We have witnessed the rise of many successful entrepreneurs in Asia over the past few decades. One criticism of their success, however, has been that their businesses often were developed through “copying” or learning from Western businesses. It is true that their businesses have not been as revolutionary as some Western businesses have been. There is nothing inherently wrong with this, nor should it be surprising at Asia’s current stage of economic development. But we do not believe this model will always be the case.
Many policymakers in Asia have made innovation a national, strategic priority. In the past two decades, they have narrowed the gap in research and development (R&D) with their Western peers through rising R&D spending in academia and increasing technology transfer by attracting knowledge-intensive foreign direct investments (FDI), which taps a pool of more highly educated workers. The effort has given rise to numerous research hubs equipped with good infrastructure and skilled workers. Driven by the explosion in Internet penetration and rising personal income, private sectors have become more active and funding for start-ups is increasing as more angel and venture capital communities develop.
Since the early 1990s, greater emphasis on science and engineering has significantly improved the overall quality and quantity of such professionals in Asia. This effort increased Asia’s share of global R&D expenditure to 32% in 2009, up from 24% in 1999.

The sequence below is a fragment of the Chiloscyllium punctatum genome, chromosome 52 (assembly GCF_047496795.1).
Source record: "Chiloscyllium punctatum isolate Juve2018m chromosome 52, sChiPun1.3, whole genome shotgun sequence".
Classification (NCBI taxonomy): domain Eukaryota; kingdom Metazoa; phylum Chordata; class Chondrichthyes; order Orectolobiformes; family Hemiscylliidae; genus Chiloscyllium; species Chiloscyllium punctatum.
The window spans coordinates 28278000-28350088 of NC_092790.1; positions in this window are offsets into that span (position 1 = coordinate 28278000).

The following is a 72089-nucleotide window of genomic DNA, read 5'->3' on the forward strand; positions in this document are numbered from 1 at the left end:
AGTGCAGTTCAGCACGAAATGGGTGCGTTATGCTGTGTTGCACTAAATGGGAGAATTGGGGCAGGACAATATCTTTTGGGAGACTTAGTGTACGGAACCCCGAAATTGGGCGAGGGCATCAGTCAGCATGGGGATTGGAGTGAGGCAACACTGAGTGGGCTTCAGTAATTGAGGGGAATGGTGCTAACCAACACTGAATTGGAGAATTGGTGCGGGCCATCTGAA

This increase was supported by both growing GDP and increased spending for R&D, with results most evident in China and South Korea. The rising amount of funding going into the sciences, predominantly in China, Taiwan and South Korea, has led to more students pursuing related higher education degrees. The number of science and engineering degrees earned in China and Taiwan more than doubled between 2000 and 2008, and accordingly, the increase in such graduates has raised Asia’s labor supply of scientists.
Governmental development policy has generally built up good infrastructure and created an educated and knowledgeable labor force. Taiwan, South Korea and Singapore have had success after their respective governments focused on developing specific sectors like semiconductors, automotives and airlines. In the past decade, less mature Asian economies have utilized methods like public procurements and technology funds to implement their industrial policies aimed at boosting local innovation. Increasingly, they are also using FDI to achieve their objective by increasing technology transfer.
However, traditionally, instead of developing a network of local suppliers, foreign companies have sourced from the same suppliers due to a lack of scale or due to trust and quality. As a result, governments have increasingly offered various financial incentives for foreign multinational corporations to conduct R&D in Asia’s science parks. Today, according to UNESCO, there are over 400 science parks worldwide. While the U.S. and Japan top the list with more than 110 centers each, China—which did not start developing science parks until the mid-1980s—already has approximately 100.
As a result, U.S. multinational corporations are increasingly allocating R&D projects to their foreign affiliates in Asia Pacific ex-Japan, whose R&D project value grew more than seven-fold from 1997 to 2010. These activities are driving the rise of hubs equipped with technology infrastructure and well-educated labor pools across Asia, which is a precondition of start-ups' creation and expansion.
Through this link you may access the full report “Entrepreneurship in Asia”, by Jerry Shih, CFA, Research Analyst, Matthews Asia
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